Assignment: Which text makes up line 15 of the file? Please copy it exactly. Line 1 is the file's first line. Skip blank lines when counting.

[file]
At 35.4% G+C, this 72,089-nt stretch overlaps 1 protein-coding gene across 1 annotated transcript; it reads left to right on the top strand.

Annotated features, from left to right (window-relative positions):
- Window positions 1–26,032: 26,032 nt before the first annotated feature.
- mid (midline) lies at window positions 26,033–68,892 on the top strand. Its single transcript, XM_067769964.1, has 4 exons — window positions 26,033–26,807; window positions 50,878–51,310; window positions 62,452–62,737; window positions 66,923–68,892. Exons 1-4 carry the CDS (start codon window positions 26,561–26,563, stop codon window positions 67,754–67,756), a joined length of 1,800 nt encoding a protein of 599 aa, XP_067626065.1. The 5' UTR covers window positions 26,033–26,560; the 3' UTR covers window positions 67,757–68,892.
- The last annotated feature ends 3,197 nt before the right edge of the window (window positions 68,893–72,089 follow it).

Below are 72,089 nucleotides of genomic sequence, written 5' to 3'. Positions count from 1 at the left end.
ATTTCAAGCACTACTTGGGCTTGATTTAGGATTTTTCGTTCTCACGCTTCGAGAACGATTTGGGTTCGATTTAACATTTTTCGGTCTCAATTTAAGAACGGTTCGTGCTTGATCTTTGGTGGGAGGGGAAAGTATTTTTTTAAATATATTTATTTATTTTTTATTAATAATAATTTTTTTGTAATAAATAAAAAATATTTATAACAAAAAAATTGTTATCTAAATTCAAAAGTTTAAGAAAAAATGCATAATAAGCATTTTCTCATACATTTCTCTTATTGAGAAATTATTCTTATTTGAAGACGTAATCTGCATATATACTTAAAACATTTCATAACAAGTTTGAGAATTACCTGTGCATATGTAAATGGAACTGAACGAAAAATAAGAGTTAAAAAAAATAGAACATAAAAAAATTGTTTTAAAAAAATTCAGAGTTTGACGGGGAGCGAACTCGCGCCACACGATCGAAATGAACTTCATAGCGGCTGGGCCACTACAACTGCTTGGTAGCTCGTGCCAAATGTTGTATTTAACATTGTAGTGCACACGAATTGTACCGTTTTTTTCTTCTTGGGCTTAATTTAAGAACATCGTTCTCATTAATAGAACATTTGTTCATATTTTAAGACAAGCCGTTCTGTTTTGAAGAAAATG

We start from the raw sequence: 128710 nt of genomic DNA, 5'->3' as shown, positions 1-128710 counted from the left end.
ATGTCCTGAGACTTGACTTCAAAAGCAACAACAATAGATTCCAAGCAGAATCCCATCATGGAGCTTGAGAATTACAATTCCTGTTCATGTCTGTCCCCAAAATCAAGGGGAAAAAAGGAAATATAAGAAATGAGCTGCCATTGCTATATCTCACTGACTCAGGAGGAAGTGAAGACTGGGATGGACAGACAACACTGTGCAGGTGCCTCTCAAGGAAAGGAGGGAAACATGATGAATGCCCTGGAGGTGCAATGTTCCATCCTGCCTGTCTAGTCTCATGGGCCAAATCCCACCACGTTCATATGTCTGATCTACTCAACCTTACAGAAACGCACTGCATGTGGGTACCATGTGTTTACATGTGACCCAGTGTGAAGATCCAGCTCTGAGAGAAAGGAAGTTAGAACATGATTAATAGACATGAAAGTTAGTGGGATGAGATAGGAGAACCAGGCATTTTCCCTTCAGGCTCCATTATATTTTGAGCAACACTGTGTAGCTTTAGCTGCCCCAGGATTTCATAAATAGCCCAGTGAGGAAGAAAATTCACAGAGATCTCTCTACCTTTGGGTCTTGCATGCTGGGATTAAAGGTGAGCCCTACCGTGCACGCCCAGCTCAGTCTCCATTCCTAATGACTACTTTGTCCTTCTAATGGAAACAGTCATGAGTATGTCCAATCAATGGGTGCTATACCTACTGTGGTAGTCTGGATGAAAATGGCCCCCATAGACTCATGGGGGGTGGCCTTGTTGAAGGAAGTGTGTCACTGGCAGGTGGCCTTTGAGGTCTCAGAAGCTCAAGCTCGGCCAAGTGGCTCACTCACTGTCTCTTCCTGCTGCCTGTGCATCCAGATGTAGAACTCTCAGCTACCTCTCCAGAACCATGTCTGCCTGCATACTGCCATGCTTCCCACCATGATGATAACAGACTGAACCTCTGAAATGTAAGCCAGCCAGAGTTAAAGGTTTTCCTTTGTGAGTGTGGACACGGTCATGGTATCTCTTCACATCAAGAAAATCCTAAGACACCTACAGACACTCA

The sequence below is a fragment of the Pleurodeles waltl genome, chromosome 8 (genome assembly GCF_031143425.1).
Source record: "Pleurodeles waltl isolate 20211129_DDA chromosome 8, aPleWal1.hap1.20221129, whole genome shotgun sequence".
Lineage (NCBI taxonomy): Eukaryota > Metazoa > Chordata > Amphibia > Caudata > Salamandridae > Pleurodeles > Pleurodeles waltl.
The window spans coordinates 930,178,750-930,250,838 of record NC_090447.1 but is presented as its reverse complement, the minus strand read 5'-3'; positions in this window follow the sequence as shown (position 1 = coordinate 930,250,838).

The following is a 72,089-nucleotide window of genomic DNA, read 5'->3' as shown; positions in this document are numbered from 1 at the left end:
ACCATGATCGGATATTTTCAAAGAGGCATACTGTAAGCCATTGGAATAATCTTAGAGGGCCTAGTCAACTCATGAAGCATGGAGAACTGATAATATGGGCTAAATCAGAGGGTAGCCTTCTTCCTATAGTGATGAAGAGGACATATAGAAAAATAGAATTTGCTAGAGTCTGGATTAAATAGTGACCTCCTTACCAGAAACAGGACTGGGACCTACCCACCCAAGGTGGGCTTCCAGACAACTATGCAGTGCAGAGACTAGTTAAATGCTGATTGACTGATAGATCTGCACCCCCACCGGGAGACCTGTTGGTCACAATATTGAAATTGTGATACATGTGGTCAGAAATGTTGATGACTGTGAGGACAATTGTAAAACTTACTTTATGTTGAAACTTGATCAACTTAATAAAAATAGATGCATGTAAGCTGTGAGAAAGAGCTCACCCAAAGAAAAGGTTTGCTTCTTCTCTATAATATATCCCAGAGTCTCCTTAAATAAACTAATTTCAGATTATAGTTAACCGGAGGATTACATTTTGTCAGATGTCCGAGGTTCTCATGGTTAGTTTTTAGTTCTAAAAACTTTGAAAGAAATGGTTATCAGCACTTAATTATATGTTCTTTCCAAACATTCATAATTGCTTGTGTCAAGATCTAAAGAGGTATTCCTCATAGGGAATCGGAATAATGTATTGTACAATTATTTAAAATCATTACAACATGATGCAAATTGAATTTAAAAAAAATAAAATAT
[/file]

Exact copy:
ACCATGATCGGATATTTTCAAAGAGGCATACTGTAAGCCATTGGAATAATCTTAGAGGGCCTAGTCAACTCATGAAGCATGGAGAACTGATAATATGGGCTAAATCAGAGGGTAGCCTTCTTCCTATAGTGATGAAGAGGACATATAGAAAAATAGAATTTGCTAGAGTCTGGATTAAATAGTGACCTCCTTACCAGAAACAGGACTGGGACCTACCCACCCAAGGTGGGCTTCCAGACAACTATGCAGTGCAGAGACTAGTTAAATGCTGATTGACTGATAGATCTGCACCCCCACCGGGAGACCTGTTGGTCACAATATTGAAATTGTGATACATGTGGTCAGAAATGTTGATGACTGTGAGGACAATTGTAAAACTTACTTTATGTTGAAACTTGATCAACTTAATAAAAATAGATGCATGTAAGCTGTGAGAAAGAGCTCACCCAAAGAAAAGGTTTGCTTCTTCTCTATAATATATCCCAGAGTCTCCTTAAATAAACTAATTTCAGATTATAGTTAACCGGAGGATTACATTTTGTCAGATGTCCGAGGTTCTCATGGTTAGTTTTTAGTTCTAAAAACTTTGAAAGAAATGGTTATCAGCACTTAATTATATGTTCTTTCCAAACATTCATAATTGCTTGTGTCAAGATCTAAAGAGGTATTCCTCATAGGGAATCGGAATAATGTATTGTACAATTATTTAAAATCATTACAACATGATGCAAATTGAATTTAAAAAAAATAAAATAT